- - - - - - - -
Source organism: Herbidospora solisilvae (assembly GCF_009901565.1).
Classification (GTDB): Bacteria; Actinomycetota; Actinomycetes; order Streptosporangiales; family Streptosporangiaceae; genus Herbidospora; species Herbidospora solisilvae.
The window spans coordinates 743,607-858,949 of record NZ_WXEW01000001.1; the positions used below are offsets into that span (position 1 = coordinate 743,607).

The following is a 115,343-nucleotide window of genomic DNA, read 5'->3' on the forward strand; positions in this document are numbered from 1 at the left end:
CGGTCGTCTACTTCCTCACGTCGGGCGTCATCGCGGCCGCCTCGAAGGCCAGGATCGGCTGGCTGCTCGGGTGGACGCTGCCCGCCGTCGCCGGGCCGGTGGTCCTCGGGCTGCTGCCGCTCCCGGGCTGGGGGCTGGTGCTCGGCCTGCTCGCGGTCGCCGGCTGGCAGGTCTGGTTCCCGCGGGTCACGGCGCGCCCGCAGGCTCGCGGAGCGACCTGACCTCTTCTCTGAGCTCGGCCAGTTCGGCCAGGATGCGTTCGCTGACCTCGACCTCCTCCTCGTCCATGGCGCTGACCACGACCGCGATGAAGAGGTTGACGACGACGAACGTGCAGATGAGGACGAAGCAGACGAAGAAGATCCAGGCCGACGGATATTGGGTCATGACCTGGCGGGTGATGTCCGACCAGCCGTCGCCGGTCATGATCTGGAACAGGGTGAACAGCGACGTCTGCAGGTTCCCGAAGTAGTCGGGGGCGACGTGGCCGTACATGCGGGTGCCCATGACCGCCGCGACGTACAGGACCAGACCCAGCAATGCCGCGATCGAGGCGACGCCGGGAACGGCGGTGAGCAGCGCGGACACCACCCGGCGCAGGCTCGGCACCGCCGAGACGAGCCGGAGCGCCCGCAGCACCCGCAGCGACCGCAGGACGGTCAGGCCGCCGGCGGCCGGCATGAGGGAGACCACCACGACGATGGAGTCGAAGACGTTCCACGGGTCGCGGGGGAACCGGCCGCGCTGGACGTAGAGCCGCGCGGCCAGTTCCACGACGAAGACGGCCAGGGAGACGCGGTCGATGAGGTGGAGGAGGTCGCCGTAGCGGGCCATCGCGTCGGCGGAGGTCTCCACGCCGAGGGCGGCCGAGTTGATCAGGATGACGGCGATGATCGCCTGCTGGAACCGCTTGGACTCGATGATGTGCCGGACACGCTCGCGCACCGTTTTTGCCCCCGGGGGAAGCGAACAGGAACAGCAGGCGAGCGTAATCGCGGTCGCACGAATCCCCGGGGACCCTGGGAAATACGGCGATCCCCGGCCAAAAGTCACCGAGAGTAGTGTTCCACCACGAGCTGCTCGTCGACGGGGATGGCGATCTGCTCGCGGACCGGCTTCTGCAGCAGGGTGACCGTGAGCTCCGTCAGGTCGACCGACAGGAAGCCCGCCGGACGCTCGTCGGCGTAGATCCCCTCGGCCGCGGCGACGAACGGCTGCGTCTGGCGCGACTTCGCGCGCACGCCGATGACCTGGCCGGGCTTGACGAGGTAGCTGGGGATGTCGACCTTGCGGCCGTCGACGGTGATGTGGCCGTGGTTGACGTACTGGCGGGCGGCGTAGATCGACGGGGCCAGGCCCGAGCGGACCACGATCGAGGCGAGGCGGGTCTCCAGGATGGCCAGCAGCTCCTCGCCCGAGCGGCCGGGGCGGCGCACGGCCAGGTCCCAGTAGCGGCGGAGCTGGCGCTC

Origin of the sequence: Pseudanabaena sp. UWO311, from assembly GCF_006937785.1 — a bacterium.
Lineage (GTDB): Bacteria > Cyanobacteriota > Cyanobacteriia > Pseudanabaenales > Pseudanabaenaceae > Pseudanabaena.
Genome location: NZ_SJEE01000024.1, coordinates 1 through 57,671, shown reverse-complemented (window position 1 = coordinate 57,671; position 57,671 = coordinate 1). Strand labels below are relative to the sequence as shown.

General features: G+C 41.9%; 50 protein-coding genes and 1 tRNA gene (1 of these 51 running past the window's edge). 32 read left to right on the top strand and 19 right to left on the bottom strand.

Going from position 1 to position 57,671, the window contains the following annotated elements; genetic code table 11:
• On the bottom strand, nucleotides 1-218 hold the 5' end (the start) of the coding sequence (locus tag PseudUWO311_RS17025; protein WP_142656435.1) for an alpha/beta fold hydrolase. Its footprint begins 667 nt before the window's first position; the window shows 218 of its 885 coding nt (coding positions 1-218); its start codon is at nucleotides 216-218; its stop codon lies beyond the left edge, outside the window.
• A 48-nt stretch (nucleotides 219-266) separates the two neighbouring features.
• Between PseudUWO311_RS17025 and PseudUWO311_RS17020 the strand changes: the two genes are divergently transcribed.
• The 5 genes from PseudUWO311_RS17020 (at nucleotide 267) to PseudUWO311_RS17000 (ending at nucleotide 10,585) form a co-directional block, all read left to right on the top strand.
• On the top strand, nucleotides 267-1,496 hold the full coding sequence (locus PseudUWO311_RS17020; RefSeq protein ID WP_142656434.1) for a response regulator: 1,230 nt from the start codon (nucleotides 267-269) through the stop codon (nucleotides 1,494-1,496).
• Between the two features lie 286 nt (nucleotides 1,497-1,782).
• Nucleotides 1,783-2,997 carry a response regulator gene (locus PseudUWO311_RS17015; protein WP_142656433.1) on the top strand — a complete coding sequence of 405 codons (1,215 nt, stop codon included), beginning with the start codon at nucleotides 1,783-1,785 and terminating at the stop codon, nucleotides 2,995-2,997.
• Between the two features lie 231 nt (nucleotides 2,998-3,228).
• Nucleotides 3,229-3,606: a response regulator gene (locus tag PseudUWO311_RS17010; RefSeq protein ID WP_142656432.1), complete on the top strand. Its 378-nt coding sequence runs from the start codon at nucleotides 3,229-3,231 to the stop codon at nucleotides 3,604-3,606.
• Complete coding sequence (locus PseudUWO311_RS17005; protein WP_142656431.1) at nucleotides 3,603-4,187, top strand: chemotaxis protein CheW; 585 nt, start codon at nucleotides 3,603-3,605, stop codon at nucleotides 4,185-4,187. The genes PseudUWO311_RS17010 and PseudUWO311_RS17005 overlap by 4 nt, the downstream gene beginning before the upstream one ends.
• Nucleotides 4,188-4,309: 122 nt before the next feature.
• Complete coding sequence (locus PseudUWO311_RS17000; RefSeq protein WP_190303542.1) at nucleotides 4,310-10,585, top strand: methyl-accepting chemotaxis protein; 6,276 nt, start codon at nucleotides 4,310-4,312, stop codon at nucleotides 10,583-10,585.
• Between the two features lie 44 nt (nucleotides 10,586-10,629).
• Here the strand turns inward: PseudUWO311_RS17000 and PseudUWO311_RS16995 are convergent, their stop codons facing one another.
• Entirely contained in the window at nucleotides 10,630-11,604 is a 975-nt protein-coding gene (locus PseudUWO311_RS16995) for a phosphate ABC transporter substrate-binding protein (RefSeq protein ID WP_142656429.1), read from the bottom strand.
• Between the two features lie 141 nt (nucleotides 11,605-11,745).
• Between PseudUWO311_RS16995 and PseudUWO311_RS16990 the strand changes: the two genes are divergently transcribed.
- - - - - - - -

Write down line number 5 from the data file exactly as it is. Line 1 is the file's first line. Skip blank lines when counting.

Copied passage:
CGGTCGTCTACTTCCTCACGTCGGGCGTCATCGCGGCCGCCTCGAAGGCCAGGATCGGCTGGCTGCTCGGGTGGACGCTGCCCGCCGTCGCCGGGCCGGTGGTCCTCGGGCTGCTGCCGCTCCCGGGCTGGGGGCTGGTGCTCGGCCTGCTCGCGGTCGCCGGCTGGCAGGTCTGGTTCCCGCGGGTCACGGCGCGCCCGCAGGCTCGCGGAGCGACCTGACCTCTTCTCTGAGCTCGGCCAGTTCGGCCAGGATGCGTTCGCTGACCTCGACCTCCTCCTCGTCCATGGCGCTGACCACGACCGCGATGAAGAGGTTGACGACGACGAACGTGCAGATGAGGACGAAGCAGACGAAGAAGATCCAGGCCGACGGATATTGGGTCATGACCTGGCGGGTGATGTCCGACCAGCCGTCGCCGGTCATGATCTGGAACAGGGTGAACAGCGACGTCTGCAGGTTCCCGAAGTAGTCGGGGGCGACGTGGCCGTACATGCGGGTGCCCATGACCGCCGCGACGTACAGGACCAGACCCAGCAATGCCGCGATCGAGGCGACGCCGGGAACGGCGGTGAGCAGCGCGGACACCACCCGGCGCAGGCTCGGCACCGCCGAGACGAGCCGGAGCGCCCGCAGCACCCGCAGCGACCGCAGGACGGTCAGGCCGCCGGCGGCCGGCATGAGGGAGACCACCACGACGATGGAGTCGAAGACGTTCCACGGGTCGCGGGGGAACCGGCCGCGCTGGACGTAGAGCCGCGCGGCCAGTTCCACGACGAAGACGGCCAGGGAGACGCGGTCGATGAGGTGGAGGAGGTCGCCGTAGCGGGCCATCGCGTCGGCGGAGGTCTCCACGCCGAGGGCGGCCGAGTTGATCAGGATGACGGCGATGATCGCCTGCTGGAACCGCTTGGACTCGATGATGTGCCGGACACGCTCGCGCACCGTTTTTGCCCCCGGGGGAAGCGAACAGGAACAGCAGGCGAGCGTAATCGCGGTCGCACGAATCCCCGGGGACCCTGGGAAATACGGCGATCCCCGGCCAAAAGTCACCGAGAGTAGTGTTCCACCACGAGCTGCTCGTCGACGGGGATGGCGATCTGCTCGCGGACCGGCTTCTGCAGCAGGGTGACCGTGAGCTCCGTCAGGTCGACCGACAGGAAGCCCGCCGGACGCTCGTCGGCGTAGATCCCCTCGGCCGCGGCGACGAACGGCTGCGTCTGGCGCGACTTCGCGCGCACGCCGATGACCTGGCCGGGCTTGACGAGGTAGCTGGGGATGTCGACCTTGCGGCCGTCGACGGTGATGTGGCCGTGGTTGACGTACTGGCGGGCGGCGTAGATCGACGGGGCCAGGCCCGAGCGGACCACGATCGAGGCGAGGCGGGTCTCCAGGATGGCCAGCAGCTCCTCGCCCGAGCGGCCGGGGCGGCGCACGGCCAGGTCCCAGTAGCGGCGGAGCTGGCGCTC